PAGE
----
Earning a master’s of business administration degree from Olin Business School isn’t easy. Having your education interrupted to serve your country in Iraq makes that even more challenging.
But Hugh Tychsen has met the obstacles head on and will receive an MBA at the May 20 Commencement.
Tychsen, a Marine and a veteran of three tours of duty in Iraq, is fortunate to be graduating at all.
On the first day of his first tour in 2004, the Humvee in which Tychsen was riding ran over a roadside bomb, an improvised explosive device (IED).
“They buried the IED too deep, apparently,” he says. “That’s the only reason we walked away. I was in a Humvee with no armor. Shrapnel went through the vehicle. I checked to make sure everyone else was OK and we radioed it in before going to look for the enemy. It was intense, especially considering I had been in class at WUSTL just five weeks before.”
But he not only survived, he thrived in the disciplined, structured military world, giving him a strong foundation for success in life.
“For me, Hugh is the personification that hard work pays off,” says Kevin M. Kiley, director of Professional MBA (PMBA) admissions at Olin. “Here’s a guy who did three tours in Iraq, worked multiple jobs and worked his tail off both inside and outside the classroom as an Olin MBA.
“That just doesn’t happen unless there’s an extremely high level of commitment, dedication and sacrifice across all aspects of a person’s life.”
Born in Iowa City, Iowa, Tychsen attended Priory High School in St. Louis, graduating in 1999. “I didn’t even want to go to college when I graduated from Priory, which is funny in hindsight,” Tychsen says. “I just didn’t have my head screwed on right, I guess.”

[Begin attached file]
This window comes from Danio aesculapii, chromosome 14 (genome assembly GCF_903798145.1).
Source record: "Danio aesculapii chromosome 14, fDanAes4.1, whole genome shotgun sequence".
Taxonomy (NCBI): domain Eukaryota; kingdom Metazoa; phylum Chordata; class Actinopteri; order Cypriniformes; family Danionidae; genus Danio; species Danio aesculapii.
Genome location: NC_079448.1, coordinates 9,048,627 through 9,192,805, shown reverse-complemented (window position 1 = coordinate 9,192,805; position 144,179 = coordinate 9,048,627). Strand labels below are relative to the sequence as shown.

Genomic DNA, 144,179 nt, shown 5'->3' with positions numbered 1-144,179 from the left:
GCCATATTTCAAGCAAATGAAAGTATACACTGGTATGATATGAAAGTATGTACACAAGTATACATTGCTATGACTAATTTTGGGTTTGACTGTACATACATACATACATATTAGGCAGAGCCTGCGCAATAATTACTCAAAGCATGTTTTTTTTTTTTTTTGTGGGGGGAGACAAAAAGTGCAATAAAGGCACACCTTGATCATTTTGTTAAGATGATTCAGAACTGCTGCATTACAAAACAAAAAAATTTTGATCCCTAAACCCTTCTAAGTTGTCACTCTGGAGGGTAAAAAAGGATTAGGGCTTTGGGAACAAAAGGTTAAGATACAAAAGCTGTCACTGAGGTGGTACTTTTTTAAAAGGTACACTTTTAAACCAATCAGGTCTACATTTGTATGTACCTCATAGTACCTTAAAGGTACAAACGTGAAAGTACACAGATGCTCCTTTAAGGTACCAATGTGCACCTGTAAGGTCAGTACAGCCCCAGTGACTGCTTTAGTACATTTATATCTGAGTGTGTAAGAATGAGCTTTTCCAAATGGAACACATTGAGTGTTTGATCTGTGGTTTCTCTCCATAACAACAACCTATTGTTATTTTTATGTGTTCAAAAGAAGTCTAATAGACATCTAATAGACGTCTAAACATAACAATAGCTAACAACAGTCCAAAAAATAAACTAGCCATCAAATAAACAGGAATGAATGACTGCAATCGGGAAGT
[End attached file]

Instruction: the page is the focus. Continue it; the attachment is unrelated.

So instead of college, he joined the Marine reserves and found himself in California for infantry training. It was there he realized he had been given opportunities few others had. “It gave me a lot of perspective,” says Tychsen, whose father, Lawrence Tychsen, MD, is a professor of ophthalmology and visual sciences, of pediatrics and of anatomy and neurobiology at the School of Medicine.
He came back from basic training and enrolled at WUSTL. “I hit the books hard and finished my undergraduate degree in political science in 2005,” he says.
But not before that first call to action interrupted his studies. Just after the first semester of his senior year, Tychsen was called up to active duty and was deployed to the Sunni Triangle area of Iraq with a Marine infantry battalion. He stayed on for an additional tour and returned to the university in January 2005 to finish his senior year.
After his May graduation, he got a job as a manager at Enterprise Rent-A-Car. Realizing he wanted more out of his career, he enrolled in the PMBA program at WUSTL. But halfway through his second semester, he was called up and deployed back to Iraq.
“When I came back from that tour, I realized I really wanted to focus full time on getting my MBA,” he says. He quit his job and signed up for the full-time program.
“Hugh is a very special young man,” says Jan Snow, director of PMBA student affairs. “We stayed in touch while he was in Iraq — and staff and students here at Olin made sure that his unit received some care packages.
“When he returned, he moved seamlessly back into his studies. He’s a great guy —thoughtful, caring, dependable — and has a great can-do attitude.”
Tychsen, who recently got married, has accepted a position as operations project manager at St. Louis-based Express Scripts. He credits his Olin experience for helping him get the job and giving him the confidence to move forward in the business world.
“Getting an MBA to me is almost like getting a more mature minor in every facet of business,” he says. “I look at the world through a different lens now than I did before.
“I’ve learned so much in my classes. And I’ve gotten to know some of the most interesting, smartest people I’ve ever met in my life.
“The networking opportunities and speakers really increase your confidence and your ability to converse about anything. It’s just been fantastic,” he says.